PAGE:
Peter was a rookie CEO 9 months in and according to the Chief of Chiefs ‘not waving but drowning,’ I had been sent to help him. We had discovered the cause of his problems was some managers were not managing….with little or no feedback from their managers about the not managing. One consequence of this poor performance was ineffective communications that disconnected employees from the business; I therefore suggested maybe a plumber was needed. Peter had the honesty to be completely confused by the need for him to acquire plumbing skills.
What needed to be done?
Communications should flow freely through an organisation like water through a pipe. When the Chief Executive pours a jug of bright blue messages into the top of the pipework, they must all flow, coloured blue, out of the tap in the basement. In too many cases messages at the basement tap trickle out; and are barely blue.
To ensure free flowing messages a map of the pipework, showing all the connections, taps and valves, will be needed; aka… an organisational chart. A schedule of maintenance tasks to be carried out; aka …a generic roles and responsibilities statement for managers is also a must.
But these are just planning documents, and not where endeavour most commonly fails. Disappointment usually sets in when it is apparent that the resources deployed do not have the skills, or pace that the plan expected or specified. Peter became animated; I subsequently discovered his father was a retired plumber.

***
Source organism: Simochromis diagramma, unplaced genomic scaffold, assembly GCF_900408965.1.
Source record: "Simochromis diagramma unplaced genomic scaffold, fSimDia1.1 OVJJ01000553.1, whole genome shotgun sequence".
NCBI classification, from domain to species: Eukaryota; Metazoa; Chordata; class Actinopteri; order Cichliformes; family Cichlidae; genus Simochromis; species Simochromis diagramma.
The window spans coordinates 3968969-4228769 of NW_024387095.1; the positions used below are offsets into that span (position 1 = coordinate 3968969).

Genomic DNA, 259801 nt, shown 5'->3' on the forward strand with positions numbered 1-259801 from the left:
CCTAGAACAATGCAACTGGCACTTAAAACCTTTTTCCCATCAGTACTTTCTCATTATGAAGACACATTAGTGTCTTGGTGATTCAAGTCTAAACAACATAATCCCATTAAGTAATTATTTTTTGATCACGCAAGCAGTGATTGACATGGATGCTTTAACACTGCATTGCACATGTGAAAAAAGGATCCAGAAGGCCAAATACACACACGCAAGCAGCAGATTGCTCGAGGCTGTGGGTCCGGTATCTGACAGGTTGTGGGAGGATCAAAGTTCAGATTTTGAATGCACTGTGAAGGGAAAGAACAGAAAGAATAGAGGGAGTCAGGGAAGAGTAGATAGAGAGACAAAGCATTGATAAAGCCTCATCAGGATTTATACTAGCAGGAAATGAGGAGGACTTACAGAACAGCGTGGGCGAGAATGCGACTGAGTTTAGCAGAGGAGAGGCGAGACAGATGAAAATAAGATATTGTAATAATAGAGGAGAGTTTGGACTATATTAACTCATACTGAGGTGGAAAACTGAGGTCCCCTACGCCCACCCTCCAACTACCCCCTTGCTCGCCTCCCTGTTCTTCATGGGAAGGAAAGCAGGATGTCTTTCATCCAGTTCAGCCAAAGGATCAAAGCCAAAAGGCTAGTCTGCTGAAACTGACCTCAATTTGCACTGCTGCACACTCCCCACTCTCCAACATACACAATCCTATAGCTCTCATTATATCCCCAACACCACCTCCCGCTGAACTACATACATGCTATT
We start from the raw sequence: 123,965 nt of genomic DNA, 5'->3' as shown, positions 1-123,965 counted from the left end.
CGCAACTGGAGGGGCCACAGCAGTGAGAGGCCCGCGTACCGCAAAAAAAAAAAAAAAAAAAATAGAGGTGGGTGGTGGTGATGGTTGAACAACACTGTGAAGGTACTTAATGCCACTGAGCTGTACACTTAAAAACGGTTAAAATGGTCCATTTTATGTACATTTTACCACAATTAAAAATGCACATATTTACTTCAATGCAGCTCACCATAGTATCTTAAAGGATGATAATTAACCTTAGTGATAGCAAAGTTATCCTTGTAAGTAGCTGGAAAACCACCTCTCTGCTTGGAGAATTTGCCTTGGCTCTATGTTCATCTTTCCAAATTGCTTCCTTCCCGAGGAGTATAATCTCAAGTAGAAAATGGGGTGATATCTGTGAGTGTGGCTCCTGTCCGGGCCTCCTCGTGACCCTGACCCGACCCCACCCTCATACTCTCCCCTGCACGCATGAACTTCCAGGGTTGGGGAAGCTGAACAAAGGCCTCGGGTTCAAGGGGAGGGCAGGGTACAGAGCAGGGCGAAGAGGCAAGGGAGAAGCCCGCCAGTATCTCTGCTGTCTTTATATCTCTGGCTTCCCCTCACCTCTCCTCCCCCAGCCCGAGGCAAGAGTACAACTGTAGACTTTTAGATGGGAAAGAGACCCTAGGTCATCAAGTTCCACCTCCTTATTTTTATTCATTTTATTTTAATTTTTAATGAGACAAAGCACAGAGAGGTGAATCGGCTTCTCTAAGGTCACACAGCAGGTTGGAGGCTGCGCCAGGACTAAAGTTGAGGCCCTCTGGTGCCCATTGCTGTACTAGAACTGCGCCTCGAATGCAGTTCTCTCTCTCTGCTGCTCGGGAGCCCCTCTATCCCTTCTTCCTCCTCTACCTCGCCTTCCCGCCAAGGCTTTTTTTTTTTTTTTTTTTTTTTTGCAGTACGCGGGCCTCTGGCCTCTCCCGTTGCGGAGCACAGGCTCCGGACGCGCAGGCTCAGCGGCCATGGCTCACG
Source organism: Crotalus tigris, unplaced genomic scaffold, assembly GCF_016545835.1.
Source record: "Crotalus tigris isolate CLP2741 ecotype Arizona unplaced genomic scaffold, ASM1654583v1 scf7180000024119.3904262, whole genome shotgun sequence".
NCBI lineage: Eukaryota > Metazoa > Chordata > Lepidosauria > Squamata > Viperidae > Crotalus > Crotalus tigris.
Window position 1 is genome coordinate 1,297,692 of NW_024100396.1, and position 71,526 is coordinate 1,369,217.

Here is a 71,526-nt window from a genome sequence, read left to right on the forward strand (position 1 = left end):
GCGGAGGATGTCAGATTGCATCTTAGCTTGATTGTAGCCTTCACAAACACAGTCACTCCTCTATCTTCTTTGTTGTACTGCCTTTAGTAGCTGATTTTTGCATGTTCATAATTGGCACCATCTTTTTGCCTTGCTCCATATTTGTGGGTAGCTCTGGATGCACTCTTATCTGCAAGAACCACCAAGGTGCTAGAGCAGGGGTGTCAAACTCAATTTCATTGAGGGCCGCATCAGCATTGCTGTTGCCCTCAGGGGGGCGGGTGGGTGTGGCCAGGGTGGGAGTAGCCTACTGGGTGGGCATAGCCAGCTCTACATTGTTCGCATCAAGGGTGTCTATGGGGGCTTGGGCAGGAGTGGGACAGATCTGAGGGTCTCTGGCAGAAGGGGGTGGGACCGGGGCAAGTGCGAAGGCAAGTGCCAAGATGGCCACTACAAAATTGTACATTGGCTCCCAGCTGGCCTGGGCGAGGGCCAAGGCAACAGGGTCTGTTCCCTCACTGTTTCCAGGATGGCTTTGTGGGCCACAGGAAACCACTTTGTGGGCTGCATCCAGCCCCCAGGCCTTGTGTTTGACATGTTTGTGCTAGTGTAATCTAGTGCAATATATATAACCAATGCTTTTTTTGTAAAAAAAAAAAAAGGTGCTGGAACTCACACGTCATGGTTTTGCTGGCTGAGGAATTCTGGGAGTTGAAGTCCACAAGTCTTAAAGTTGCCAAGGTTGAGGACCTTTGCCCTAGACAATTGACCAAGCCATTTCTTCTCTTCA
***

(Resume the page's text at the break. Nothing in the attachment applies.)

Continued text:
How will we know where to start?
Logically a schedule of people tasks, the key actions of leadership and management, must be clearly defined for the organisation; they should be generic and consistent for every role from Chief Executive to supervisor. To these responsibilities should be added the individual specialism required to complete the full role definition.
Only when generic management behaviours, attitudes, interpersonal skills and competences are defined can measurement of individual managerial competence begin.
Whilst 360 feedback is an important foundation to understanding self, the role of manager has some essential core skills requiring high levels of competence. Measuring the Communication, Managing Relationships, Influencing & Persuading, Decision Making, Flexibility, and above all, Judgement skills of each manager should be the next measurement step. Peter looked into the dark chasm of self …and it looked back at him.
Let me top up the fuel tank of your personal self worth….maybe
But why create a special separate measurement meeting for individuals, aka annual appraisals, performance reviews etc, for them to find out if they are OK, or not OK? Why does the formal record of personal performance have to be so distance from the progress, competence and behaviours that the individual displays every day in the workplace?
Managers usually meet their team leaders to discuss progress made on operational objectives; even if it’s a spontaneous chat in a corridor! At every review there is invariably a ‘well done’ and a ‘that’s a disappointment, what have you done about it’ discussion. Unfortunately many of these reviews are infrequent and no more than a chat, with an E mail confirming a couple of bullet points; if it’s an OK manager. These one to ones must be viewed as where the employee engages with business communication, to hear and be heard. They should consistently address current progress and performance measured against mutually agreed expectations. How do do we travel to that place?